From ocean-crossing birds to tiny butterflies, from trout to toads – many animals migrate to escape the cold, find food or reach their breeding grounds. But climate change and the changes people make to the landscape are making these journeys harder…

Animals on the Move brings together local artists, conservation organisations and scientific researchers to showcase the incredible journeys made by our migratory animals, the challenges human activities add to these migrations, and the things we can all do to help.

Showcasing amphibians, birds, butterflies and fish, the exhibition aims to open visitors’ eyes to the extraordinary distances some animals travel to reach us, as well as the mass migrations that happen every year right on our doorstep.

This multimedia exhibition offers something for everyone, including photographic displays, specially commissioned artworks, sound recordings, and interactive activities for all ages.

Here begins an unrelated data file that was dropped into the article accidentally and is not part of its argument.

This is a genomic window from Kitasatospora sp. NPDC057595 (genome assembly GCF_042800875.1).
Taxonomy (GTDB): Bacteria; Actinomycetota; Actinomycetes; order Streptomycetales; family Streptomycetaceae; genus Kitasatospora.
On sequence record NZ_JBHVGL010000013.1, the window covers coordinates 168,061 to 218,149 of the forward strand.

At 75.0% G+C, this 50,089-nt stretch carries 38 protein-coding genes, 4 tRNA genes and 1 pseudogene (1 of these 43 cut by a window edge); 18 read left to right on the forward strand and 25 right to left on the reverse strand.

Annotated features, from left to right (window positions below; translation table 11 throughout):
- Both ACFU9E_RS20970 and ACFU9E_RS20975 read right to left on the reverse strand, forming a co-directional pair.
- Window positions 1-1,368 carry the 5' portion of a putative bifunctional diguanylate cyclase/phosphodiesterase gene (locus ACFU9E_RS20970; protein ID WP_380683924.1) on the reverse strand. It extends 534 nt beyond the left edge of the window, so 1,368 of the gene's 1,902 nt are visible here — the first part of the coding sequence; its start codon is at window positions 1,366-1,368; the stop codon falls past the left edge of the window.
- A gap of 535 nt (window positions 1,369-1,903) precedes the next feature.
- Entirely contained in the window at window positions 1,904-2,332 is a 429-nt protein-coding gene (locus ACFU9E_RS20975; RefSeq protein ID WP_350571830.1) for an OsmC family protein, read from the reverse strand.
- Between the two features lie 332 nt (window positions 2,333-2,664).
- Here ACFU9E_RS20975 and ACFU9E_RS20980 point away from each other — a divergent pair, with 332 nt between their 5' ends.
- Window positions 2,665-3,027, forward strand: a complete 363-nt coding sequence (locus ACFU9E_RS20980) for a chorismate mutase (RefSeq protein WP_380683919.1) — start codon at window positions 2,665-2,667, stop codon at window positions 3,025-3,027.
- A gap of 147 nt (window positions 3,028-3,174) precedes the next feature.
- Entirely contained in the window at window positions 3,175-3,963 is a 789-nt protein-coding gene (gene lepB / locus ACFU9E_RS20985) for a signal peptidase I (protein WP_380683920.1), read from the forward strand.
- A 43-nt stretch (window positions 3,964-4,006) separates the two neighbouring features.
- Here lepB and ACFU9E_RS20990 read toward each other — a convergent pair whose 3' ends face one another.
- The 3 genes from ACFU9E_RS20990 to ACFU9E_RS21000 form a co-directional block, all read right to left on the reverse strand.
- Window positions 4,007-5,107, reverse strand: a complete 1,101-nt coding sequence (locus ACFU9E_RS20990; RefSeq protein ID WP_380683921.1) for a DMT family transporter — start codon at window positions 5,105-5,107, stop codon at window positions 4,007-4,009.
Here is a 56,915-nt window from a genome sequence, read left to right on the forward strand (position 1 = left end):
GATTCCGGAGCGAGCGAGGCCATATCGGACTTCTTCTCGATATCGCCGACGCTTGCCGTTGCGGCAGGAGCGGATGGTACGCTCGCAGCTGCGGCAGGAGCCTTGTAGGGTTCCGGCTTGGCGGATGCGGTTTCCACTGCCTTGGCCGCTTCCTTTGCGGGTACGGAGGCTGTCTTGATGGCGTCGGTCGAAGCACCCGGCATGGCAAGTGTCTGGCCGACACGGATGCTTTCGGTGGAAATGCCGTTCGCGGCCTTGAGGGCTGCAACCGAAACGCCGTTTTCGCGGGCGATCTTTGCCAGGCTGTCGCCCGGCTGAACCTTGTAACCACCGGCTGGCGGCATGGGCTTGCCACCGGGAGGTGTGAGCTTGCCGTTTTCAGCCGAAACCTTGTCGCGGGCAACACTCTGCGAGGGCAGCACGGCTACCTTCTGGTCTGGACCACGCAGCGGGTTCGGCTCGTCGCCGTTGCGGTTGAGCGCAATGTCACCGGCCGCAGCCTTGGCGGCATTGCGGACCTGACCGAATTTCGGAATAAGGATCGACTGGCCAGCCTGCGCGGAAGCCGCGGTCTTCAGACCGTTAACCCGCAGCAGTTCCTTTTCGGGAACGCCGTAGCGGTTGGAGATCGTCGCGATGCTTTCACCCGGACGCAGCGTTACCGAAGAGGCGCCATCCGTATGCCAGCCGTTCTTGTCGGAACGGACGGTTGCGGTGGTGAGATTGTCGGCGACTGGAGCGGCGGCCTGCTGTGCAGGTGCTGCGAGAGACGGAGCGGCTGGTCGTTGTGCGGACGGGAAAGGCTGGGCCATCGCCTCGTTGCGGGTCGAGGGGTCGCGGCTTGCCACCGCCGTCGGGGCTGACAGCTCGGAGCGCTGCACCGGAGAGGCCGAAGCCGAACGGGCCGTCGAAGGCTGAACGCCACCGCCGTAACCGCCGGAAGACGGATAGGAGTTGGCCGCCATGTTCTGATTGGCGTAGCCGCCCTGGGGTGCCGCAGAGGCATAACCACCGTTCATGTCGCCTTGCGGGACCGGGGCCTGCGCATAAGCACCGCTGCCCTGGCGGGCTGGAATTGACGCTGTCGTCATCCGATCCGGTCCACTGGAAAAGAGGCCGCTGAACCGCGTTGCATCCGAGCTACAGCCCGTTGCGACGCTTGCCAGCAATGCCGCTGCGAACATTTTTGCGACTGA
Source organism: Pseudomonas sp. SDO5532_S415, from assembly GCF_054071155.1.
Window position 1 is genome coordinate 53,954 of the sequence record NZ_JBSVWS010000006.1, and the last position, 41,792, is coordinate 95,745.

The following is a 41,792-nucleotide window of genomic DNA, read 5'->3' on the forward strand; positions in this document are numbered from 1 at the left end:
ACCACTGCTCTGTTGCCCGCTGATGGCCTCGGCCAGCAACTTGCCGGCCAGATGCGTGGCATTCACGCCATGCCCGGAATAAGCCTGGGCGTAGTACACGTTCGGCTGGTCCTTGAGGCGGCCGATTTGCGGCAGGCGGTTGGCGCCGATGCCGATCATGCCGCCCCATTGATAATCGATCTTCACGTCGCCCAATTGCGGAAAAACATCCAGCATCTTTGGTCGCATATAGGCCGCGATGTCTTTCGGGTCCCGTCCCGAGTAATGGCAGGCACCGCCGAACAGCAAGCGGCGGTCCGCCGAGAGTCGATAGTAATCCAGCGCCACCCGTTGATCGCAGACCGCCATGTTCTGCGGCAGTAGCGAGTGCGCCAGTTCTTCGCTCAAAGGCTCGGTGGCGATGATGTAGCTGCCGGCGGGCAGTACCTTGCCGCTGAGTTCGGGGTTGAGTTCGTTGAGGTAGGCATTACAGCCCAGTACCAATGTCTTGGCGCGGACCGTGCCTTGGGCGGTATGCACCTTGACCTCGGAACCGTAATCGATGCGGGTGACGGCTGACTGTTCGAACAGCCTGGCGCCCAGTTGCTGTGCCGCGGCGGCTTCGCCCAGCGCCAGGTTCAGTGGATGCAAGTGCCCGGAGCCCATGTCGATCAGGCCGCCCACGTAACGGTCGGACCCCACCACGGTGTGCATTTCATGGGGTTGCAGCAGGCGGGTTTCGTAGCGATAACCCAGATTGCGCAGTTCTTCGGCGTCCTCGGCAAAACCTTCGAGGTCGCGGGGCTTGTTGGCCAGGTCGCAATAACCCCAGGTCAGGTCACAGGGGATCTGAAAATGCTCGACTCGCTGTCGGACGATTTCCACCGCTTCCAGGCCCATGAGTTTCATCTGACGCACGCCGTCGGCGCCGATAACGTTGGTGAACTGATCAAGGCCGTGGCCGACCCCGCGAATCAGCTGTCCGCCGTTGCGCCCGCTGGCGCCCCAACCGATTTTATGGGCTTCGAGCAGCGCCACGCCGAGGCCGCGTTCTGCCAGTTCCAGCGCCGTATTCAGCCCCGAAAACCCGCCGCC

Come along to enjoy the artworks and learn more about our migratory species, plus discover ways to get involved with local conservation organisations and even quiz the scientists on their latest animal movement research!

Animals on the Move

Sat 18th – Sun 19th January 2020

Free Entry!

St. Swithun's Church Hall
Opening hours
Saturday 18th January 10:30 - 16:30
Sunday 19th January 11:30 - 16:30

  • First Toad-Migration School Workshop!

    November 11, 2019 by

    We are delighted to be working with local schools to create some very special artworks for Animals on the Move. Our first school workshop took place this week, exploring toad ecology and migration through drama, crafts and poetry. Our young amphibian enthusiasts got creative, making the first members of a crowd of one hundred life-sized… Read more

  • Meet the Artist: Vikki Rose

    October 27, 2019 by

    For the first in our series of Meet the Artist posts, we caught up with Vikki Rose – our resident stained glass artist and one of our three art competition judges. At Animals on the Move, Vikki will be exhibiting some of her existing works, including ‘Swifts over the Oxford Natural History Museum’, which was… Read more

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